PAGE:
Kansas' education funding court victory is a win for national funding reform efforts.
four years, the Shawnee County District Court in Kansas ruled in December in the
case Montoy, et. al v. State of Kansas, et. al that Kansas's public school
financing system violated children's rights in the state of Kansas and under the
U.S. Constitution. Originally filed in December 1999 by two school districts and
students in those districts, the case challenged the Kansas
legislature's responsibility to adequately provide for public education. The plaintiffs
were prompted by what they saw as conspicuous funding inequities between
districts, especially in larger school districts with a higher number of
minority, poor, and special need students.
Kansas political leaders to come up with a constitutional funding plan
to raise the education budget by nearly $1 billion (adjusted for inflation) by July 1,
2004, based on figures recommended in a report by Augenblick and Myers, a nationally
known education research firm. Augenblick and Myers was also hired by the
Metropolitan Planning Council in 2000, and later the Illinois State Board of
Education (ISBE) in 2001, to produce a
similar study for Illinois
, which was used by ISBE to
support the Education Funding Advisory Board (EFAB)'s foundation level
The case builds upon over 20 years of intense scrutiny and litigation over
public education funding in Kansas. In 1973, the School District Equalization Act
was passed to address a court decision finding inadequate state aid leading
to disparities between school districts. The School District Equalization Act
was then disputed by lawsuits in the early 1990s, which
challenged the then-governor and legislature to devise an improved formula for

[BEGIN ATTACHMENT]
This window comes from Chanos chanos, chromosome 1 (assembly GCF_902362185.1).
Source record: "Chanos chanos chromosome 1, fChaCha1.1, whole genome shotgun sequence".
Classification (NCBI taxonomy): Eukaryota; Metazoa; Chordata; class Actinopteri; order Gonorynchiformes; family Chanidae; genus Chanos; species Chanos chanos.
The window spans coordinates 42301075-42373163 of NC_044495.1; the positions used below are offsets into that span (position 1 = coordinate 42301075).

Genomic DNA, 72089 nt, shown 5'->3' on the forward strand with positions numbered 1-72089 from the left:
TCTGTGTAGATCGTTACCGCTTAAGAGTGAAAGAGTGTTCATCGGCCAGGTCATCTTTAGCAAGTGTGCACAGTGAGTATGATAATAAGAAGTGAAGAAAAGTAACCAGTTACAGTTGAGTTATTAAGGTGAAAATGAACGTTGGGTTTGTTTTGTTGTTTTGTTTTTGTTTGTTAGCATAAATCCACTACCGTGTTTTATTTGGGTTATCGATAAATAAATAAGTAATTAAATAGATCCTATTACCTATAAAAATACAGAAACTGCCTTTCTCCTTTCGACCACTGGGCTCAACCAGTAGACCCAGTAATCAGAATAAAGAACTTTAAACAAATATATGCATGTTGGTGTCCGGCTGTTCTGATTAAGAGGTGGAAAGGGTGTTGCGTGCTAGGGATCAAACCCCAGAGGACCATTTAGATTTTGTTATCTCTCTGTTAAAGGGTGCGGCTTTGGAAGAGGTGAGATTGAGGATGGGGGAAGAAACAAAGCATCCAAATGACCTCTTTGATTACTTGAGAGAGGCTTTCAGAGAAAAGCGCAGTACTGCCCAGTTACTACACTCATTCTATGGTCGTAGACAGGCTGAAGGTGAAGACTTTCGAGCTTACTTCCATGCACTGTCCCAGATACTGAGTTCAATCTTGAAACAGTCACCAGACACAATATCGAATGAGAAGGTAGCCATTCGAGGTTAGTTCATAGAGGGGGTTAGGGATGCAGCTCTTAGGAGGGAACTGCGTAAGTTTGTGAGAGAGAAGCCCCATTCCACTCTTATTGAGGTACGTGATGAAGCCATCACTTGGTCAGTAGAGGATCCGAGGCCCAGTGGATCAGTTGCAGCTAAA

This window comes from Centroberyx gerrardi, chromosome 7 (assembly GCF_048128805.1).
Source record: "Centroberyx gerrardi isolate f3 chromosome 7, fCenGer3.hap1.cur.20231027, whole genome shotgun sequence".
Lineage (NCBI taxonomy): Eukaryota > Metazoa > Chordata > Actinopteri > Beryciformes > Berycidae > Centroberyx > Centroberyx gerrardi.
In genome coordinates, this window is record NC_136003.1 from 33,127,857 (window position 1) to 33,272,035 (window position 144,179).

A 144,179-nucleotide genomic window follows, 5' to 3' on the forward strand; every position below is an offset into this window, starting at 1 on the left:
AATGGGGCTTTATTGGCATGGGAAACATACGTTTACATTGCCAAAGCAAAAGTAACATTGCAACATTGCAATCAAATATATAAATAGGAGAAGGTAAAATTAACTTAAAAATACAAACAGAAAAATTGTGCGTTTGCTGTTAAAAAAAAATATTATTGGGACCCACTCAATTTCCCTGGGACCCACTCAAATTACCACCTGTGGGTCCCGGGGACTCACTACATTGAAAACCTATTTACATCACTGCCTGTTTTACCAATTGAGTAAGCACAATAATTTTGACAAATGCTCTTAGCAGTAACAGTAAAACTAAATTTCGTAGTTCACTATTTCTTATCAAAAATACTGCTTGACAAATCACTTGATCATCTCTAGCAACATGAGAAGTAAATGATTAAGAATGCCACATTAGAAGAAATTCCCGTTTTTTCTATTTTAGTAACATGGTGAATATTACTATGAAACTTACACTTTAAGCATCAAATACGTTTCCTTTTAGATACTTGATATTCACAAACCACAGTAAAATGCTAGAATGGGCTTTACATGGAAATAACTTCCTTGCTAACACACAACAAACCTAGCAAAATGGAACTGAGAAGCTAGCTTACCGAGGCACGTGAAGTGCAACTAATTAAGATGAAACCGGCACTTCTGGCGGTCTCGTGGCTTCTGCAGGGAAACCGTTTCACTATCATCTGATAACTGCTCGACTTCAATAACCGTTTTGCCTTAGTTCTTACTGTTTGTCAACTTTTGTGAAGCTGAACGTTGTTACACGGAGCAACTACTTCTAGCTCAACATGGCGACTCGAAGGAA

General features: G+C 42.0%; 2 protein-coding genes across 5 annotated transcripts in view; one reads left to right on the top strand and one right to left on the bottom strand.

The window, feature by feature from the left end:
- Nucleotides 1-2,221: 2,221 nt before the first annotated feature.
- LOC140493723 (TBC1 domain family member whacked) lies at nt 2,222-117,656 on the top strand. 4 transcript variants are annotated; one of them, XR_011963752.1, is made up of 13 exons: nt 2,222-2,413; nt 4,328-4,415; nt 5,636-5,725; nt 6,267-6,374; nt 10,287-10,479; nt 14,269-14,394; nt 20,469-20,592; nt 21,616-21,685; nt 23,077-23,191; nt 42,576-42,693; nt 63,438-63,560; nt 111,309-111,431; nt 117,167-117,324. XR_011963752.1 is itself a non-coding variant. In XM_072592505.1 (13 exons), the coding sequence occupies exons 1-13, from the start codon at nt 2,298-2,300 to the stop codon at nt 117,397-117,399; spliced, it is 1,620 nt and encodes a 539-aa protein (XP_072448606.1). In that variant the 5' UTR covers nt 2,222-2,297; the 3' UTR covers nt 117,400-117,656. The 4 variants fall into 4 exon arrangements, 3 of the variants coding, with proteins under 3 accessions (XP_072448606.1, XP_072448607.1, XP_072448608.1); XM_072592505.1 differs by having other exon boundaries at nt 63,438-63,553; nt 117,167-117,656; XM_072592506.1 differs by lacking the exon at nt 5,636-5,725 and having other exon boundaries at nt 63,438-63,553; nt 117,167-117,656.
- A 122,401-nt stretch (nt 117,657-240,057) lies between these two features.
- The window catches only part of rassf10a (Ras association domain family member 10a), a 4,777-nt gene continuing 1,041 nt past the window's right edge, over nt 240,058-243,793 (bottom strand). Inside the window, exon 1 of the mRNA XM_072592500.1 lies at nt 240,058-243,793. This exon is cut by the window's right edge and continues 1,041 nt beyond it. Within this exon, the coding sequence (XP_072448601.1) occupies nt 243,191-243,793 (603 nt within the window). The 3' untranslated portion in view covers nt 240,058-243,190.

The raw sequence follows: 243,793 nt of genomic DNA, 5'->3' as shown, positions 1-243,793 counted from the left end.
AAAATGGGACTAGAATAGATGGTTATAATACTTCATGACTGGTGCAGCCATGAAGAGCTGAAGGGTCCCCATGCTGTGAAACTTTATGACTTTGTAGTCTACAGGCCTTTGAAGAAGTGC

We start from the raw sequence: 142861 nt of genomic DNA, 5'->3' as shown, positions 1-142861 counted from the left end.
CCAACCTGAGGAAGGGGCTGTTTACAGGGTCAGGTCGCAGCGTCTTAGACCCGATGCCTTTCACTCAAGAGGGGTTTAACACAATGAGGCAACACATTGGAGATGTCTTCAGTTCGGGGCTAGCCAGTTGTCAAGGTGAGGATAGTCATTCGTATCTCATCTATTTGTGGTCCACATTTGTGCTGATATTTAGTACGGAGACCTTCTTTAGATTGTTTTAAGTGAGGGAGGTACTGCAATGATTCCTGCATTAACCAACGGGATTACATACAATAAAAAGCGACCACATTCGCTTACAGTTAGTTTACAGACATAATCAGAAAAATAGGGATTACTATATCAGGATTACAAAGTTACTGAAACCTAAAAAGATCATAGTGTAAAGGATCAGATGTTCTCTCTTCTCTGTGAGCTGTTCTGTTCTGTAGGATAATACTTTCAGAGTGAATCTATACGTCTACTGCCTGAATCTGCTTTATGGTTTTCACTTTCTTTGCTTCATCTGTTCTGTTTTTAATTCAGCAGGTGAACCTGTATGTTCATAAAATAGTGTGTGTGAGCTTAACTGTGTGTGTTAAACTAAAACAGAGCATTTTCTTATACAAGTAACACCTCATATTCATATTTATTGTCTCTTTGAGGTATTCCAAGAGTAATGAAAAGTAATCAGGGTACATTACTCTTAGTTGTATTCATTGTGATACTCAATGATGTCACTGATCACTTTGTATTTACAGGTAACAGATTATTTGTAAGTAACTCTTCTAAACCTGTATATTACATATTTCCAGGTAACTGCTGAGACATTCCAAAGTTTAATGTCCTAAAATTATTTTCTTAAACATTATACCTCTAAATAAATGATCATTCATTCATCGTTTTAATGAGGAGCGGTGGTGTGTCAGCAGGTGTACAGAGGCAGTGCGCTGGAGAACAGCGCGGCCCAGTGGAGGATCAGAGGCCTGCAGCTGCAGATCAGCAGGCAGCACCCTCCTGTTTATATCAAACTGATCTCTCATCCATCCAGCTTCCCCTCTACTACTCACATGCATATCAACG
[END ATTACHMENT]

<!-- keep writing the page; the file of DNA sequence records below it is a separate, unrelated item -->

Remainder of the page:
funding schools. In 1992, they responded by shaping and enacting the School District
Finance and Quality Performance Act on revised funding formula guidelines, as
well as creating the School District Capital Improvements State Aid Program
to help school districts with capital expenditure costs. The same year,
new lawsuits challenged the Act, which was ultimately overturned by the
Kansas Supreme Court in 1994.
recent December 2003 victory did not come easily. It was first dismissed and
only reconsidered when the Kansas Supreme Court remanded it.
past of school funding acts and reforms in Kansas, how does the recent court
case matter? Since enactment of the School District Finance and
Quality Performance Act in 1992, funding inequities have actually worsened in the
state, due to damaging legislative changes to the Act over the past decade.
Its original intent had essentially been nullified, and though the passage of
the act was valuable, the anticipated benefits to the state's school-age children have
not occurred. Also, since the enactment of No Child Left Behind in
2002, elementary and secondary school students in every state must progressively
excel on an annual achievement test. Fulfilling these federal requirements
required rethinking and even overhauling existing education funding structures.
In Kansas, the 300 percent funding disparity between
wealthy districts particularly moved the decision, which found the link
between student achievements and increased funding to be inherent to school
success, especially for students who are consistently left behind. If the
governor and legislature fail to act on the decision, the court can
take additional measures to ensure its implementation. After July 1, 2004, the defendants can
appeal the decision, raising the possibility of a drawn-out struggle. Kansas currently
ranks as the second worst state in having the
largest funding gap per student between schools with the smallest percentage of minority students
and those with the highest percentage of minority
students, according to the Education Trust, a leading Washington, D.C.-based
The Education Trust also reports that Illinois has
among the widest funding gaps in the nation between students in schools
low concentrations of poverty and those with higher concentrations of poverty. The
funding gap per student between schools with the smallest
percentage of minority students and those with the highest percentage of
minority students in Illinois is the eighth worst in the country.
The opportune legal success in Kansas is not necessarily replicable in Illinois,
nor does it guarantee a dedicated, long-term victory for children due to
the possibility of appeal, but Kansas, whose entire state population is
nearly equivalent to that of the city of Chicago, sends a powerful message
to Illinois and the rest of the nation that the pressures of more mandates are
not impediments, but catalysts for optimistic change.